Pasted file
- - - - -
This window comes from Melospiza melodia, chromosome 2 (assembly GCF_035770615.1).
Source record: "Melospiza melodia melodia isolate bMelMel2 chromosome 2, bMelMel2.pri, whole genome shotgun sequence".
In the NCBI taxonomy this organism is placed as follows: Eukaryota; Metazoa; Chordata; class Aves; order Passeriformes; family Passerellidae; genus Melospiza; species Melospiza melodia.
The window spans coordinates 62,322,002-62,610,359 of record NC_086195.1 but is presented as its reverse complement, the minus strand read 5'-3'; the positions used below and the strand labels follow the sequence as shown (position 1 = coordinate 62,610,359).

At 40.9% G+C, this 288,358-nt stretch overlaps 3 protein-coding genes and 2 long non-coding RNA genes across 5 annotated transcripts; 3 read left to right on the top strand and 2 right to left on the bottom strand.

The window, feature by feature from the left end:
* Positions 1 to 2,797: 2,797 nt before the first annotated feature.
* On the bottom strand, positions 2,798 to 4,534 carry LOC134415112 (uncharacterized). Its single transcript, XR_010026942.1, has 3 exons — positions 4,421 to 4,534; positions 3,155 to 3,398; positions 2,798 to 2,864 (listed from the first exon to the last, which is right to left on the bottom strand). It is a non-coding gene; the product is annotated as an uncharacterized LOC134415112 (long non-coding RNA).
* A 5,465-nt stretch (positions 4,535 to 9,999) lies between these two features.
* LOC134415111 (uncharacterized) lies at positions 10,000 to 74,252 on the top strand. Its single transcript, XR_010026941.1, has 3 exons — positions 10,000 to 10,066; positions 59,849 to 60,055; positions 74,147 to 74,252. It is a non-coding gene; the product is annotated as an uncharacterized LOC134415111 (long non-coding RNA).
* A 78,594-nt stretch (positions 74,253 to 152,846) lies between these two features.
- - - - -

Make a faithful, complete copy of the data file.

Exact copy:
This window comes from Melospiza melodia, chromosome 2 (assembly GCF_035770615.1).
Source record: "Melospiza melodia melodia isolate bMelMel2 chromosome 2, bMelMel2.pri, whole genome shotgun sequence".
In the NCBI taxonomy this organism is placed as follows: Eukaryota; Metazoa; Chordata; class Aves; order Passeriformes; family Passerellidae; genus Melospiza; species Melospiza melodia.
The window spans coordinates 62,322,002-62,610,359 of record NC_086195.1 but is presented as its reverse complement, the minus strand read 5'-3'; the positions used below and the strand labels follow the sequence as shown (position 1 = coordinate 62,610,359).

At 40.9% G+C, this 288,358-nt stretch overlaps 3 protein-coding genes and 2 long non-coding RNA genes across 5 annotated transcripts; 3 read left to right on the top strand and 2 right to left on the bottom strand.

The window, feature by feature from the left end:
* Positions 1 to 2,797: 2,797 nt before the first annotated feature.
* On the bottom strand, positions 2,798 to 4,534 carry LOC134415112 (uncharacterized). Its single transcript, XR_010026942.1, has 3 exons — positions 4,421 to 4,534; positions 3,155 to 3,398; positions 2,798 to 2,864 (listed from the first exon to the last, which is right to left on the bottom strand). It is a non-coding gene; the product is annotated as an uncharacterized LOC134415112 (long non-coding RNA).
* A 5,465-nt stretch (positions 4,535 to 9,999) lies between these two features.
* LOC134415111 (uncharacterized) lies at positions 10,000 to 74,252 on the top strand. Its single transcript, XR_010026941.1, has 3 exons — positions 10,000 to 10,066; positions 59,849 to 60,055; positions 74,147 to 74,252. It is a non-coding gene; the product is annotated as an uncharacterized LOC134415111 (long non-coding RNA).
* A 78,594-nt stretch (positions 74,253 to 152,846) lies between these two features.